Scallops

Scallops are a well know bivalve filter feeder, which live in the sediment on the seafloor. Scallops feed on phytoplankton and detrital matter, similar to other species of filter feeders like oysters and mussels.

The King scallop (Pecten maximus) is found in the North-East Atlantic and is considered a high-value product in Europe, with over 87,875 tonnes produced annually primarily from dredges and trawling. Scallop fishing area management operates under strict quotes with a minimum conservation size of 110 mm of total length in the Irish Sea and in the Eastern English Channel and 100 mm in other fishing areas. (EUMOFA, 2018).

Consumer demand for the product is increasing, with an apparent consumption of 156,077 tonnes in the EU. This is reflected in an UK annual import balance of 87,130 tonnes and a 21% increase in value landings in 2019 (EUMOFA). Reductions on fisheries and significant management issues of wild-harvested scallop provide a niche market for aquaculture production.  

Scallops in hand

Scallop have both benthic and pelagic stages in their lifecycle. The best natural spawning generally occurs in early summer months (April to July), but spawning is influenced by age, environmental conditions, and temperature. Scallops are hermaphroditic, with distinct gonads, which are red or orange in colour for the female gonad and white for the male. It is estimated that a three-year-old scallop releases 15–21 million oocytes per emission. The larval stage can be up to one month, before the settle down. They may live for more than 20 years and reach shell lengths of more than 200mm, growing faster in shallower waters. Growth varies with the season, giving concentric growth rings on the shell.

Scallop life cycle

In aquaculture larvae or spat are collected and relocated for replenishing shellfish beds, at sea ranching, or on-growing in hatcheries. Reductions on fisheries and significant management issues of wild-harvested scallop provide a niche market for aquaculture production. European scallop aquaculture since 1970's is primarily concentrated along Atlantic coasts. According to FAO-Fishstat, the world aquaculture production of scallop was only about 37 tonnes in 2018.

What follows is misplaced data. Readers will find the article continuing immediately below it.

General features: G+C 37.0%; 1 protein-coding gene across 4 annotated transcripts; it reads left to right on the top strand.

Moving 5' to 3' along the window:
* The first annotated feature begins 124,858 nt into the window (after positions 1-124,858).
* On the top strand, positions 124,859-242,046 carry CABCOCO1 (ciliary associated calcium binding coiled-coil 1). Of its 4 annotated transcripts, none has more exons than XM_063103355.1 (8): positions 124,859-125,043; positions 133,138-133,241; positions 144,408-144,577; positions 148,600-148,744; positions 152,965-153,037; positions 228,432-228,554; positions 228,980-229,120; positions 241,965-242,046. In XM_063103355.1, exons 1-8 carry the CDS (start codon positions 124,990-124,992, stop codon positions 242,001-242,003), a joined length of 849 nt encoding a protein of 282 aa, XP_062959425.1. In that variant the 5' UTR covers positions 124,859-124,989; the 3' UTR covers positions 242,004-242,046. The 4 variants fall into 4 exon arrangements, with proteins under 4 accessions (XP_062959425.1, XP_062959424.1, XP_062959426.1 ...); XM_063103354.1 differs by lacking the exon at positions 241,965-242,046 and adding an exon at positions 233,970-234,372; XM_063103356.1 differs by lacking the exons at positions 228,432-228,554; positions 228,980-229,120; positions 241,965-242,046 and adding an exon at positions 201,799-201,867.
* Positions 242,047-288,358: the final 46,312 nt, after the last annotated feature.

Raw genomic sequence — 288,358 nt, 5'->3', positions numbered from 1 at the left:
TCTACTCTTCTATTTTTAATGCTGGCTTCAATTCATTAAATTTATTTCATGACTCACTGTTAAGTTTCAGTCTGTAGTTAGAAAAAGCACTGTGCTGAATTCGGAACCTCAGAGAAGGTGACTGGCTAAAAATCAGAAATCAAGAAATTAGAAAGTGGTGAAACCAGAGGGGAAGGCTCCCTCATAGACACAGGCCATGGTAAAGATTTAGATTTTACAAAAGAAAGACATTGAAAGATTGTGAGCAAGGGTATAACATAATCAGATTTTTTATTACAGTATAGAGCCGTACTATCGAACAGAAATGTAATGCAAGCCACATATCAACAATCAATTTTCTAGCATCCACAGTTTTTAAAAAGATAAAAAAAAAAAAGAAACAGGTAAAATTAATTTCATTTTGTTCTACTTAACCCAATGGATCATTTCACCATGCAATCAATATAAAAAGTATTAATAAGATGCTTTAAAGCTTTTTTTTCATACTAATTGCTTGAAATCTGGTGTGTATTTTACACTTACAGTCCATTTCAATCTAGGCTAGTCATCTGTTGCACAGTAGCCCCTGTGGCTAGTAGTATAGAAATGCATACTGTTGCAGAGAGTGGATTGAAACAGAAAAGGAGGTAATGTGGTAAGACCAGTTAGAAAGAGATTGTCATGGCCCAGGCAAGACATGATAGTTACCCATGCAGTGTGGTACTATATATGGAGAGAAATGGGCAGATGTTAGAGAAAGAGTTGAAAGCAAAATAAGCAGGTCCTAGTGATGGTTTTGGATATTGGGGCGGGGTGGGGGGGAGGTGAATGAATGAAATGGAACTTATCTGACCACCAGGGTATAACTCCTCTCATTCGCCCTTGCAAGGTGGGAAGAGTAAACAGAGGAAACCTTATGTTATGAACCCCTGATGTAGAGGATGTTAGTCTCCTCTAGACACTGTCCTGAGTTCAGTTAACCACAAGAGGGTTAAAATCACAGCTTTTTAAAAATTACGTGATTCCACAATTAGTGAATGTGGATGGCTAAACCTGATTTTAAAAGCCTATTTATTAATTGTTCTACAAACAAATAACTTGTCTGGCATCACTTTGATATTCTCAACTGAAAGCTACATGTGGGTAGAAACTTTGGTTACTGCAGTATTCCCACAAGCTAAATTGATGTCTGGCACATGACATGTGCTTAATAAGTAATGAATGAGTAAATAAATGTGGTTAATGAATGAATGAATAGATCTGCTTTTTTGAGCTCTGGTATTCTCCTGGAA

Production in Asia is well established and adaptation of similar farming methods here could re-energise efforts to culture this high-value crop, not only as a food source but also as an extractive species in IMTA scenarios.

Methods of cultivation

Once ready for on-growing, there are many approaches to production, each with their own attributes and drawbacks. Depth, exposure, vessel size, handling capacity, and other such details will vary for each farm, and small-scale experiments may be necessary before scaling any operation. 

Methods for production are nicely summarised in this publication - Methods and Materials for Aquaculture Production of Sea Scallops - https://seagrant.umaine.edu/wp-content/uploads/sites/467/2020/07/Scallop-Farming-Factsheet_508-ADA-Compliant.pdf .

scallop lantern nets

Bottom cages, Pearl nets, Lantern nets, Suspension cages or Ear hanging are popular methods for mid-water culture. These structures are usually suspended in mid-water on longlines with appropriate buoyancy.

As with most shellfish extractive species site selection is crucial. Stocks will be affected by temperature, salinity, good water flow, and feed availability from the water column. In addition, site operators need to consider ease of access the site and landing area, local licensing and site usage, and frequency and degree of harmful algal blooms in the area.

As with all shellfish regular maintenance of structures, cleaning and grading is necessary to maximise yields from the crop. Utilising new on-growing technologies to minimise maintenance can reduce operator costs in farming.

There are a number of methods of farming:

To find out more about the growing scallop farming sector in Maine, USA, have a read of this article - https://www.aquaculturealliance.org/advocate/maine-shellfish-farmers-gaining-confidence-with-scallops/


Last modified: Tuesday, 4 May 2021, 18:21